It is tough to grasp anything from the name of a Telugu movie. Take the name Orange
, for example - what would you infer about a film with the name Orange? Is it a story that takes us through the travails of a fellow who grows oranges? Or a love story set in orange orchards? And what about the name Mirchi
? The jokes just tend to write themselves with such titles.
Oohalu Gusagusalaade (though it is a tongue twister for many) does not fall into this category. Once you see the movie, you realise that the title actually has a good connection with the movie. The entire film, just like its pristine Telugu title, is also steeped in good language, and has so much good Telugu used that several of our youngsters might find it difficult to follow it.
The film has a pretty simple storyline - Venkateswara Rao (Naga Shaurya) is the son of a former DD newsreader, and aspires to become a newsreader like his dad. He is currently, however, selling vegetable slicers on a teleshopping show in UBTV. His boss Uday Bhaskar (Srinivas Avasarala), who owns UBTV, is past marriageable age. The man is unable to net himself a suitable match as he turns into jelly every time he approaches a girl or a girl approaches him.
Uday, who keeps avoiding the topic of his marriage, falls for Sirisha (Rashi Khanna) the moment he sees her photograph. He takes advantage of Rao's desire to become a newsreader, telling him that he will appoint him as the newsreader on the show provided he helps Uday in his love story.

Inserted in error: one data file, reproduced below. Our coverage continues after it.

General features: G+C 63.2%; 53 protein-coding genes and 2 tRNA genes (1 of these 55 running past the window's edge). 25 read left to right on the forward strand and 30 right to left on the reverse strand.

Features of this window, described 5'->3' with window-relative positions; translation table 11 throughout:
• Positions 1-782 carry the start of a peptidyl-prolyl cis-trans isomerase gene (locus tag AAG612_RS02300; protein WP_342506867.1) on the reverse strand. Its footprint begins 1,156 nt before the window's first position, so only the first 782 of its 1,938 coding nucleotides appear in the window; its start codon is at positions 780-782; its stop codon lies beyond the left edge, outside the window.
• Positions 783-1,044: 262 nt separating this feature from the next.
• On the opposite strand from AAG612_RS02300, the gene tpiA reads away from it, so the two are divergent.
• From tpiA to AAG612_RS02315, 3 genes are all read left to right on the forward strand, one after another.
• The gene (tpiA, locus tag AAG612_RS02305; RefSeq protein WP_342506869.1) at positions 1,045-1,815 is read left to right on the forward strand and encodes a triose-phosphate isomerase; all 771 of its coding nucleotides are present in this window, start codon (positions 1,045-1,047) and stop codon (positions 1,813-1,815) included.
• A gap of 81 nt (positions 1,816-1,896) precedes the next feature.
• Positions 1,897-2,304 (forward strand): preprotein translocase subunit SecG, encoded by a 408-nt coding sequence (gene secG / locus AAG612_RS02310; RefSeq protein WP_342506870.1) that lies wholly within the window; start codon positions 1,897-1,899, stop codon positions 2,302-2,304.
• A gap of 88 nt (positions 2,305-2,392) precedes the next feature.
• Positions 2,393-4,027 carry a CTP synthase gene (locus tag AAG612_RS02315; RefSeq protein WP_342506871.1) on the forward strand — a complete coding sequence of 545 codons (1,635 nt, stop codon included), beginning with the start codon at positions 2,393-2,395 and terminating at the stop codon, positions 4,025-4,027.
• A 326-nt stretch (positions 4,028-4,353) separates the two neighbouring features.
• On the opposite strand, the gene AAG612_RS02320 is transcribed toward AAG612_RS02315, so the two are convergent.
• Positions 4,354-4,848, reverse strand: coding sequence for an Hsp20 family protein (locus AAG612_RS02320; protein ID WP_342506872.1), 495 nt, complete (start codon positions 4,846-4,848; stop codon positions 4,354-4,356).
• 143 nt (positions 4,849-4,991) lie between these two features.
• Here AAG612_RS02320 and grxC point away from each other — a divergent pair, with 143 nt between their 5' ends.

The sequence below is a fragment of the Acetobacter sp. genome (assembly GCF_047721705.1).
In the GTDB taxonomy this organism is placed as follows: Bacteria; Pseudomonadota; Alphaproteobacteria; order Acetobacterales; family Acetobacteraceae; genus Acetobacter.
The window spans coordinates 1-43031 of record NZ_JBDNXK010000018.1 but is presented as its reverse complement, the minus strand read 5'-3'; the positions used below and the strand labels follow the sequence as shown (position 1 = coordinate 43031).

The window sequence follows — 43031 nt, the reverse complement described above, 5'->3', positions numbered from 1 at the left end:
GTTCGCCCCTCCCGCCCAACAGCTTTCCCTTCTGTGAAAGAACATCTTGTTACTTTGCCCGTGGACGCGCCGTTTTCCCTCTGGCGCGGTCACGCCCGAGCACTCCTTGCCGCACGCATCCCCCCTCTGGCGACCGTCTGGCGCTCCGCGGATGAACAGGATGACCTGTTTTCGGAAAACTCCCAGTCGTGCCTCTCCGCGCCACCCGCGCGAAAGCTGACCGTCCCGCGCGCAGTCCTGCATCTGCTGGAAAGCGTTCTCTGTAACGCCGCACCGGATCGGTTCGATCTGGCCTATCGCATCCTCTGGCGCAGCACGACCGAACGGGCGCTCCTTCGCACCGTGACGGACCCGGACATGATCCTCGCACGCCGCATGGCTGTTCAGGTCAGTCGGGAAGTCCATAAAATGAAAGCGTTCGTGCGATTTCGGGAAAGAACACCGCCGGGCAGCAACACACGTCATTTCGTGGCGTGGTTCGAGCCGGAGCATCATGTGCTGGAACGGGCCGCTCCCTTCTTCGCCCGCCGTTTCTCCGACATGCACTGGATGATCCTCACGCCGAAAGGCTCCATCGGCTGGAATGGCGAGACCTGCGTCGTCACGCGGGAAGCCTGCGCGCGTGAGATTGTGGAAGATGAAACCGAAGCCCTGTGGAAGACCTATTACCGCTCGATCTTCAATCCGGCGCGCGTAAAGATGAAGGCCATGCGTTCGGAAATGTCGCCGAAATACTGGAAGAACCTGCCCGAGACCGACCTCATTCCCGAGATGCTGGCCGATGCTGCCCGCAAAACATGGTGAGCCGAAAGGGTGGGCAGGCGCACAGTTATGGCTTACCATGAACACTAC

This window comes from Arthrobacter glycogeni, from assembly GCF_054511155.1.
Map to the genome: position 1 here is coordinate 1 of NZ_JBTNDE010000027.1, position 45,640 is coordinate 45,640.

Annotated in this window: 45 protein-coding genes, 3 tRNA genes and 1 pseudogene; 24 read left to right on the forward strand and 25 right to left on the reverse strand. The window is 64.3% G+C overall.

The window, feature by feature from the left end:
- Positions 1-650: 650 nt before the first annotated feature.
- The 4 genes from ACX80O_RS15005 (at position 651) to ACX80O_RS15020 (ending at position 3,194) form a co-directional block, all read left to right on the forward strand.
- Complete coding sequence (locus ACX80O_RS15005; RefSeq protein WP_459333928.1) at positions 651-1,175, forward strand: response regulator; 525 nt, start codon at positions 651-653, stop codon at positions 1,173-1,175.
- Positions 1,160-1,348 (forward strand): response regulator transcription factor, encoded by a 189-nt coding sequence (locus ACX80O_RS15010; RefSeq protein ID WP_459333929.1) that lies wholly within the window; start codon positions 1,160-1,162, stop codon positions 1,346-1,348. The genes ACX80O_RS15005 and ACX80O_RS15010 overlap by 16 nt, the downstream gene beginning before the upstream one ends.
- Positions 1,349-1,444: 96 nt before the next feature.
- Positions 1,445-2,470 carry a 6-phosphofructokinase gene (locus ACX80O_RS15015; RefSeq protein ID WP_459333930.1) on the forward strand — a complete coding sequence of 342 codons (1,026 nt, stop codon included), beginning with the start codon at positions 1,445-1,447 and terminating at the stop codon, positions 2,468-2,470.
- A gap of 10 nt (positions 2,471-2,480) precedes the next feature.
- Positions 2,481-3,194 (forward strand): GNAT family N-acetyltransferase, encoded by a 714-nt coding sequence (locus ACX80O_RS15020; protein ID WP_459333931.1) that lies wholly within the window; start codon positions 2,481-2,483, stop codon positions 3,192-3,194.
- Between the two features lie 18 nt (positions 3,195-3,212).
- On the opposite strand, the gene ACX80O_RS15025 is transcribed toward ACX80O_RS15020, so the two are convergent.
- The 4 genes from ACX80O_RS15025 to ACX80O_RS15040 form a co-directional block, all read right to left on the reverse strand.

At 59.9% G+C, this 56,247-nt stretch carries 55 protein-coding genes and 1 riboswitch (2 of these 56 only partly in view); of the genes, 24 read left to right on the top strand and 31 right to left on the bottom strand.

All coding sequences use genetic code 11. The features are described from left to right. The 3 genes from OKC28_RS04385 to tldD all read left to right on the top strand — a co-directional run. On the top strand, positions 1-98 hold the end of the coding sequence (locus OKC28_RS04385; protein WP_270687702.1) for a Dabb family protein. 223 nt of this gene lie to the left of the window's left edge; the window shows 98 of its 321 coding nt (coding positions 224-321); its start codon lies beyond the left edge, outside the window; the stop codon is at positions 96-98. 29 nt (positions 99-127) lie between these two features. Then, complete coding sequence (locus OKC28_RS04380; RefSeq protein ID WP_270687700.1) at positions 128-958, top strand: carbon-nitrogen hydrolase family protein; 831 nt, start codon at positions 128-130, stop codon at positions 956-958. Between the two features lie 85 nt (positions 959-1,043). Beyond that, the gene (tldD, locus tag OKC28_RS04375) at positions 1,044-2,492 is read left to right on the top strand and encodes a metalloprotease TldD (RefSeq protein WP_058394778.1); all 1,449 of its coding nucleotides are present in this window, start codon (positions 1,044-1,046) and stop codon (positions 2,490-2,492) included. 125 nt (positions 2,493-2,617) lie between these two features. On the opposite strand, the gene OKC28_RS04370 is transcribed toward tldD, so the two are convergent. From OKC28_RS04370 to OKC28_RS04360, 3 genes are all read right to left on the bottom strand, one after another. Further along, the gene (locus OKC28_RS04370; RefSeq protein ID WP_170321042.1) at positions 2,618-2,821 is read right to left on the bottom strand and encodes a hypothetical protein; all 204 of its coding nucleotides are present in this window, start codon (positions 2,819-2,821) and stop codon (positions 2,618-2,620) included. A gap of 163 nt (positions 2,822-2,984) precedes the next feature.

The story takes a total Jaanemann
style narrative here with Rao guiding Uday over Bluetooth. All is well in paradise before we are told about Venkateswara Rao's and Sirisha's pasts. How this affects Rao in his personal and professional lives forms the plot of the flick.
Oohalu Gusagusalaade is directed quite well by Srinivas Avasarala (the flagpole substitute comedian who entertained us no end in Ashta Chemma
). The film has a light tone throughout and never goes overboard with the emotions or the drama. The humour is subtle and well-written, while the romance is understated. The dialogues are in pure Telugu, with no urbanization.
Avasarala, however, also suffers from a desire to show off too much. He has a poster of a Woody Allen movie in the background in one of the scenes with his name as the director. Also, some of the similes used in the film are quite difficult to comprehend. The movie is also quite slow in the first half, and could've done with some trimming.
The film revolves primarily around the 3 leads, and all of them do a competent job. The only complaint is the lip sync. The music is good, the lyrics are better. The technical values are all quite professional - the producers seem to have pumped in good money.
It's possible to do miracles if you are not burdened by the images your stars carry and the gargantuan expectations their fans have. No wonder then that the most refreshing movies in the Telugu film industry are those starring newcomers. Oohalu Gusagusalade is the breezy monsoon entertainer that you should not miss this season.